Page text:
EU Security Strategy: The implications for EU conflict prevention
This paper assesses the EU Security Strategy from a conflict prevention perspective, highlighting its relationship with the EU Programme for the Prevention of Violent Conflicts, endorsed by the Goteborg European Council in June 2001 (the Goteborg Programme).
The European Security Strategy commits the EU to using a wide range of instruments to prevent violent conflict. Its comprehensive nature is one of its strengths, but greater analysis of how the EU’s “hard” and “soft” instruments will be applied during the implementation of the Strategy is needed. There is the risk that Member States will pay increasing attention to developing military aspects of the Common Foreign and Security Policy, rather than civilian, and preventive responses, without which, military engagement is counter-productive.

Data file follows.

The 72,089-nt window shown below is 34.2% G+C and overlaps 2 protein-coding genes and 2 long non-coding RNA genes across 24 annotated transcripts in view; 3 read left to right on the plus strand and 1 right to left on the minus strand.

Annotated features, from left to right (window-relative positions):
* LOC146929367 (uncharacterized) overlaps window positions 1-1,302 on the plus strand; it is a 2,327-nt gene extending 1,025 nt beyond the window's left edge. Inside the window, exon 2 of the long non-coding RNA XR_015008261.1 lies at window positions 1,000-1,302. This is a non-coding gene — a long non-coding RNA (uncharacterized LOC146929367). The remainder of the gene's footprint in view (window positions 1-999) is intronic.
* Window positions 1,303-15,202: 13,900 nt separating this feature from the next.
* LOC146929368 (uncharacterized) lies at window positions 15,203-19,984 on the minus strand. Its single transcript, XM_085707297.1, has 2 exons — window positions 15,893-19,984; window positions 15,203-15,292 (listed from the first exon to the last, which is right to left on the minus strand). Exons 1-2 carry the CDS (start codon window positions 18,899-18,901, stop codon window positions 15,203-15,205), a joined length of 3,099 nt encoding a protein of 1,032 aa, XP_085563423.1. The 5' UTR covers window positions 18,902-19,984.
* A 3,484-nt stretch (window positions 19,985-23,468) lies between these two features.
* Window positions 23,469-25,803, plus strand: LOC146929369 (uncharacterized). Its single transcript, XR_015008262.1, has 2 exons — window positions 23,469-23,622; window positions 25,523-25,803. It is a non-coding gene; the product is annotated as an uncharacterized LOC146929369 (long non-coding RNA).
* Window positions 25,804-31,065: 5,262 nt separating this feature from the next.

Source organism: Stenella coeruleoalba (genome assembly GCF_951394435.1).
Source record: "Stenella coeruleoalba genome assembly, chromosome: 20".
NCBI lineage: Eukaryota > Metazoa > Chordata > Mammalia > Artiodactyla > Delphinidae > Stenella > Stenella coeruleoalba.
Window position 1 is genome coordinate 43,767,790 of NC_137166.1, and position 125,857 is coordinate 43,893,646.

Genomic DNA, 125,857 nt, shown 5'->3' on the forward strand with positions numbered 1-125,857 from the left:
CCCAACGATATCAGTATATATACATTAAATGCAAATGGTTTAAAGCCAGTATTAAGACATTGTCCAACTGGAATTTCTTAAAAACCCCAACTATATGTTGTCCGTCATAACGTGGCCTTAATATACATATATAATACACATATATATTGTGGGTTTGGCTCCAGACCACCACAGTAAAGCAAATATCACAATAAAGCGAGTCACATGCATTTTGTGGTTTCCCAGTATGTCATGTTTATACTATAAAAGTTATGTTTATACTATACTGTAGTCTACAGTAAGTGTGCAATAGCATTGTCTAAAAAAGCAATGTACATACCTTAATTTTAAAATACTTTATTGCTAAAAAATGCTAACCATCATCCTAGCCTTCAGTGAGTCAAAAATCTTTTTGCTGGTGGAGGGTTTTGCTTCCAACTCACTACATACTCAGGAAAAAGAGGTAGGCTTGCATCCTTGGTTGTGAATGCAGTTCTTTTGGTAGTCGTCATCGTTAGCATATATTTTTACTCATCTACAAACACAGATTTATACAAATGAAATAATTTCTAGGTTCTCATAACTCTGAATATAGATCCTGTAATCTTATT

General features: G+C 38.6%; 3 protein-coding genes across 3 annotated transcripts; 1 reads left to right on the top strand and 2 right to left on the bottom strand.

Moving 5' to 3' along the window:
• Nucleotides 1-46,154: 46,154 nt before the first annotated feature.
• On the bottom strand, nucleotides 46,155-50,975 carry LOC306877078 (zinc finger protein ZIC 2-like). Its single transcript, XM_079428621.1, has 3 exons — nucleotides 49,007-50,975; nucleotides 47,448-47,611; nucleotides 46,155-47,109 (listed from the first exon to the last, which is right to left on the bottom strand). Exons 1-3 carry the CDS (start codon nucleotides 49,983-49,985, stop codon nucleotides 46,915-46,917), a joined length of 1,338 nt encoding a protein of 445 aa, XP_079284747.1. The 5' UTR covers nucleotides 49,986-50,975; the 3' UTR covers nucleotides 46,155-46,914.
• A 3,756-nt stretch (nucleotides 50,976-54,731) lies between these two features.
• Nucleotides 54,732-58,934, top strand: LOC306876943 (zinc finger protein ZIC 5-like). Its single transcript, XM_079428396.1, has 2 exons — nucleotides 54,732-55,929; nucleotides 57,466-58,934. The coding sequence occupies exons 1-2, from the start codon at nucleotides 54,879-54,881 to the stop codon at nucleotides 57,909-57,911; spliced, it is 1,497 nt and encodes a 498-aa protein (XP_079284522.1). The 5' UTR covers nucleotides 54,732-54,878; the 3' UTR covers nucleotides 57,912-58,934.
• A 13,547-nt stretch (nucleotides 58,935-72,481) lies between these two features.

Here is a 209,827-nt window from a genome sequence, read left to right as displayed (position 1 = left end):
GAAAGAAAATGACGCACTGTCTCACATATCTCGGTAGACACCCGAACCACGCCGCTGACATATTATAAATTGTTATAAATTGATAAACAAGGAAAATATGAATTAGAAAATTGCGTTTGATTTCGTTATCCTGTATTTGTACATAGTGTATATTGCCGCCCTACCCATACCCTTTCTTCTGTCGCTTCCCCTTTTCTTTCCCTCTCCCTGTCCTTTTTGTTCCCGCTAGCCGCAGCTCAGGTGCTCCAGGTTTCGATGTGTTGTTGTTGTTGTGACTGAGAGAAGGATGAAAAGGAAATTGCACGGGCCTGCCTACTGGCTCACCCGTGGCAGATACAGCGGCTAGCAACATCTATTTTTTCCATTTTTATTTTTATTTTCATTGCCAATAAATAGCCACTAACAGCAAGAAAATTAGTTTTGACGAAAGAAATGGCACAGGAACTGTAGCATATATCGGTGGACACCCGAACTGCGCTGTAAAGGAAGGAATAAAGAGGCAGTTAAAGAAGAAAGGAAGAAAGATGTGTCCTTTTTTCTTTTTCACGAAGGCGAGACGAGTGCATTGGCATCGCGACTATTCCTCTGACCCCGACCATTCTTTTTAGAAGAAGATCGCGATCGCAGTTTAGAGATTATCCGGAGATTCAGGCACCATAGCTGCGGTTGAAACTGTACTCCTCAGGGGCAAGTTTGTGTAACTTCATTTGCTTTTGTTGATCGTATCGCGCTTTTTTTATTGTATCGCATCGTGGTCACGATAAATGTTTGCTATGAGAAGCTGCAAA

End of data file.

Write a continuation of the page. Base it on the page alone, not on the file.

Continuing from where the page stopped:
Saferworld and International Alert, therefore, believe it is important to analyse in more detail how the EU might make use of its soft instruments during the implementation of the Security Strategy, and how existing instruments, such as European Security and Defence Policy (ESDP) operations, can be better integrated into longer-term preventive strategies.
A review of the Goteborg Programme since June 2003 is provided as an annex.